“Guantánamo” was closed down last week, and it’s residents were transported to a new facility, in Moncure NC. There were no injuries, nor loss of life, and both the residents and new neighbors were thrilled to have it relocated to their community.
“Guantánamo” was the name I chose for the 250 square foot garden I created in front of our house at Oilseed Community where we spent the first two years after moving to North Carolina in 2007. There were three underlying reasons for the choice.
The first was due to my profound disappointment in my country’s choice to incarcerate and torture human beings without due process of law. I understood that some of the inmates at the prison in Cuba were criminals, but that does not demand a rescinding of legal and human rights – concepts previously supported by the United States of America.
The second reason was due to the name my friend Lyle chose for his garden some years back. Lyle’s garden is named “Cuba”, a name chosen by the inspiration he gained by learning about how the island nation of Cuba responded to the abrupt ending of their petroleum addiction after the demise of the Soviet Union in 1991. Cuba reacted to the loss of its Soviet supply line by instituting land reform, and encouraging farmers and agronomists to retool Cuban agricultural production to methods that did not require petroleum inputs, for fuel, fertilizers, or pesticides. This amazing story can be learned though a documentary produced by The Community Solution entitled “The Power of Community: How Cuba Survived Peak Oil”
In North Carolina, if you want to take more food off your garden than the deer do, you need to fence your garden in, giving it the look of a place more suited toward the incarceration of edibles than the nurturing of them. Lyle’s garden, surrounded by it’s eight-foot high fence, provided him and his family a space to produce their own food, without the need for fossil fuel inputs. My first exposure to gardens with tall fences was at Lyles’ when he provided Camille and me a room for a couple of nights on an exploratory visit we made to the area in April 2007. Needless to say, I was captivated by the concept.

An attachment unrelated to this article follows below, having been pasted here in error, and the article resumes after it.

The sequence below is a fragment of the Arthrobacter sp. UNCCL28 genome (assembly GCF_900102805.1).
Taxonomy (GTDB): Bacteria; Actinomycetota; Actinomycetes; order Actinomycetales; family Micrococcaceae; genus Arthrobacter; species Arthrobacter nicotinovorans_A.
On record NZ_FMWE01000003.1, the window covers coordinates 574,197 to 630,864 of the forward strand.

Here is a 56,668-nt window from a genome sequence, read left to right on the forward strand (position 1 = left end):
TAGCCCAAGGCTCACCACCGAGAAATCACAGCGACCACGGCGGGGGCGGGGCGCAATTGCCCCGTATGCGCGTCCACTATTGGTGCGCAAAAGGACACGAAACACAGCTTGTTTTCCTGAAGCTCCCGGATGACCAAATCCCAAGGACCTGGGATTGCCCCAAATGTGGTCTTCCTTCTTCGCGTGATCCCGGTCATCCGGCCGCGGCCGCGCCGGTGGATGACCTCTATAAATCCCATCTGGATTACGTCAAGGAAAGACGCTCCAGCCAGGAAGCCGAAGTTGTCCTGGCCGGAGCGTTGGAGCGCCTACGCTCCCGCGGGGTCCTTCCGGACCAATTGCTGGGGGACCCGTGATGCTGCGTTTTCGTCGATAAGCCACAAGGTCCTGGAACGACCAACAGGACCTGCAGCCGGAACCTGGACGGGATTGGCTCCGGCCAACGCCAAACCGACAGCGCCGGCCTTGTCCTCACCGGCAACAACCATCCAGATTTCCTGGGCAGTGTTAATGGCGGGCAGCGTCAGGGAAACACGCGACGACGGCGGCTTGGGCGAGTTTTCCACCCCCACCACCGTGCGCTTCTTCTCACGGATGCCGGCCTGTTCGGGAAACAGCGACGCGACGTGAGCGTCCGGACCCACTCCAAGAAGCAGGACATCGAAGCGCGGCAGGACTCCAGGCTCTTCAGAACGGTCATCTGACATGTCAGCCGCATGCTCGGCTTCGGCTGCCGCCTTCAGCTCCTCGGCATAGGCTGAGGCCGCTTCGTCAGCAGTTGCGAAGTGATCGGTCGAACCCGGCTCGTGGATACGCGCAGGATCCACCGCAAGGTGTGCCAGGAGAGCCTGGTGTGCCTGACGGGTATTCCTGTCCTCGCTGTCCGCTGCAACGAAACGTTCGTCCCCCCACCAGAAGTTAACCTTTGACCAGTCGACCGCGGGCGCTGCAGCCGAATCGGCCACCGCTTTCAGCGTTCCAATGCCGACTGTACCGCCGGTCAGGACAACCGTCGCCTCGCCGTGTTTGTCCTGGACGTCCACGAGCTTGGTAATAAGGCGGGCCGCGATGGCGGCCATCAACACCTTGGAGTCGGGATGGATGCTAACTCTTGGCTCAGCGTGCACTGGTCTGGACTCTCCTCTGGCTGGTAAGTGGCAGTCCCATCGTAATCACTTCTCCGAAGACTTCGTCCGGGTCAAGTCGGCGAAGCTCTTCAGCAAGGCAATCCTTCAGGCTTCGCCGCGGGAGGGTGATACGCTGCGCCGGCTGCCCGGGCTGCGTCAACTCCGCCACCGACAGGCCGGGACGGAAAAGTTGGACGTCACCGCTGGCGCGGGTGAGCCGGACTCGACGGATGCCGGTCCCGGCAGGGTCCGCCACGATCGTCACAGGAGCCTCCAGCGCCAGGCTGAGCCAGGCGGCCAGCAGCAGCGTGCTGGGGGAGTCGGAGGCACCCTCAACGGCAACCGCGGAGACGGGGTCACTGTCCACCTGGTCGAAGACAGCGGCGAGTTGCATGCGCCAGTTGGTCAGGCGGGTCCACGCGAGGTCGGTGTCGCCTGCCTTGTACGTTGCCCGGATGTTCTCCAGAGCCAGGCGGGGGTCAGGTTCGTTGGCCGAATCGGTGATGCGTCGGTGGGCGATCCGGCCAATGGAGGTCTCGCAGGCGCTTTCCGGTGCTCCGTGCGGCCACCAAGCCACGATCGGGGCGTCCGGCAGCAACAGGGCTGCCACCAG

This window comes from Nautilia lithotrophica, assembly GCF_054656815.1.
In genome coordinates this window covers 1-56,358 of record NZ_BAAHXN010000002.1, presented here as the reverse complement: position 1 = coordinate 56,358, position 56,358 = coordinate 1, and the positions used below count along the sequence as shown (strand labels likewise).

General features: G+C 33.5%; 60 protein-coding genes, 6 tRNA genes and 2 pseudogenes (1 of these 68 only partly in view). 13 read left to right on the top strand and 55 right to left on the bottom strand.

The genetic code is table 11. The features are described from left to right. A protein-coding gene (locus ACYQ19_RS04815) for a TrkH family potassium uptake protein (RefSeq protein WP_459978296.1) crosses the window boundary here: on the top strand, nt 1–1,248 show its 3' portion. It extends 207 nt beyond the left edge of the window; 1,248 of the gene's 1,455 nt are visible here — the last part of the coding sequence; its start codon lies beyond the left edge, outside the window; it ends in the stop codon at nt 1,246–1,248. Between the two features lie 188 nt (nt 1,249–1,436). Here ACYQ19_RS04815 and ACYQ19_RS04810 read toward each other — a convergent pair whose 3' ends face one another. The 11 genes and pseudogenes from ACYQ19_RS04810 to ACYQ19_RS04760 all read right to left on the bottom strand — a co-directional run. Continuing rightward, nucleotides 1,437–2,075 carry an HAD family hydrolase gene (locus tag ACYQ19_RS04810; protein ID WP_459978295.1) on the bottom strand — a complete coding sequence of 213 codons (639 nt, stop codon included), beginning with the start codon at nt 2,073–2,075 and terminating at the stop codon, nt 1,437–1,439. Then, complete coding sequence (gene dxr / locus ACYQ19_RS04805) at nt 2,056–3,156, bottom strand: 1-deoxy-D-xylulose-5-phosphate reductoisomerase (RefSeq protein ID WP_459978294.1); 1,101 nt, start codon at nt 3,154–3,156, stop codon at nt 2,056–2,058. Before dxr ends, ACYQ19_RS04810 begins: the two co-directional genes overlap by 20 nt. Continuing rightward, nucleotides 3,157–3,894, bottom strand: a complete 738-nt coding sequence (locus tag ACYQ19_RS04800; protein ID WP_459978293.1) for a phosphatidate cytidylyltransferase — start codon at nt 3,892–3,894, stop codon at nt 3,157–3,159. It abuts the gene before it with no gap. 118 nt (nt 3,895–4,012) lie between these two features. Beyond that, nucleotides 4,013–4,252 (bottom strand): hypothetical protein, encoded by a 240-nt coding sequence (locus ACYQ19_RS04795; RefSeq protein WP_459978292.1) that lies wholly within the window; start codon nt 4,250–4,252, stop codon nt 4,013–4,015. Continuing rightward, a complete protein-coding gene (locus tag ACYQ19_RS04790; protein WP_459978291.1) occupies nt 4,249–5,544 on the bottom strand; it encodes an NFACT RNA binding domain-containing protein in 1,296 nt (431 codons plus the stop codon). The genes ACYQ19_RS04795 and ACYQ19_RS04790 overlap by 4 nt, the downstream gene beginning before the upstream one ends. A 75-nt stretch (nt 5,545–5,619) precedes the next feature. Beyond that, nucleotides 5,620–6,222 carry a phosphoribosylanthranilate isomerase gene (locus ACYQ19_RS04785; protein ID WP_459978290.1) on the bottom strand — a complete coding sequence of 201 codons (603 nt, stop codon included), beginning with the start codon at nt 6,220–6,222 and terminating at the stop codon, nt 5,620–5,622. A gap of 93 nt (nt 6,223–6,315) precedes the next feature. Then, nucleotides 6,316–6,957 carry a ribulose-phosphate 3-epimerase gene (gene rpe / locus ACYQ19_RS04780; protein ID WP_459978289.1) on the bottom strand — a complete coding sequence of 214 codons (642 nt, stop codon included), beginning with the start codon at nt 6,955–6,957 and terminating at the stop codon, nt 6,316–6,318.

The third reason for my name selection was due to the influence of a master kumu hula, Hokulani Holt-Padilla, who I had the pleasure of working with back in 2000- 2001 while working with the Kaho’olawe Island Reserve Commission. One of the many pieces of wisdom I gained from Hoku was that place names are important. She helped me understand that place names are part of what defines the spirit of a place, and its people.
Guantánamo was the name originally bestowed upon the southeastern area of the island by its original human inhabitants, the Taino. Columbus landed at the bay in 1494, promptly changed the name to Puerto Grande, and started the systematic decimation of the indigenous population.
When I told one of my Oilseed neighbors that I was considering naming the garden Guantánamo, their response was “Oh, don’t say that word!” For them, you see, that word represented the unjust incarceration and torture of human beings, and was something not very pleasant.
So there you have it. My little fortified garden was, from that point forward, known as Guantánamo. I wanted people (at least a few) to associate the name with a place of life, beauty, and sustenance rather than a collection of incarcerated and tortured humans. I was hopeful that our new president would stand by his campaign promise to close down the “detention camp” at Guantánamo Bay in his first few months in office. Since he didn’t, I did, with Lyle’s help. We moved the containers, with food growing in them to their new home next to my new garden, christened “The Sunken Gardens of Moncure”, since it is housed in an abandoned swimming pool.
That story will need to be told, in its own space in its own time, and will likely be titled “A Moveable Feast.”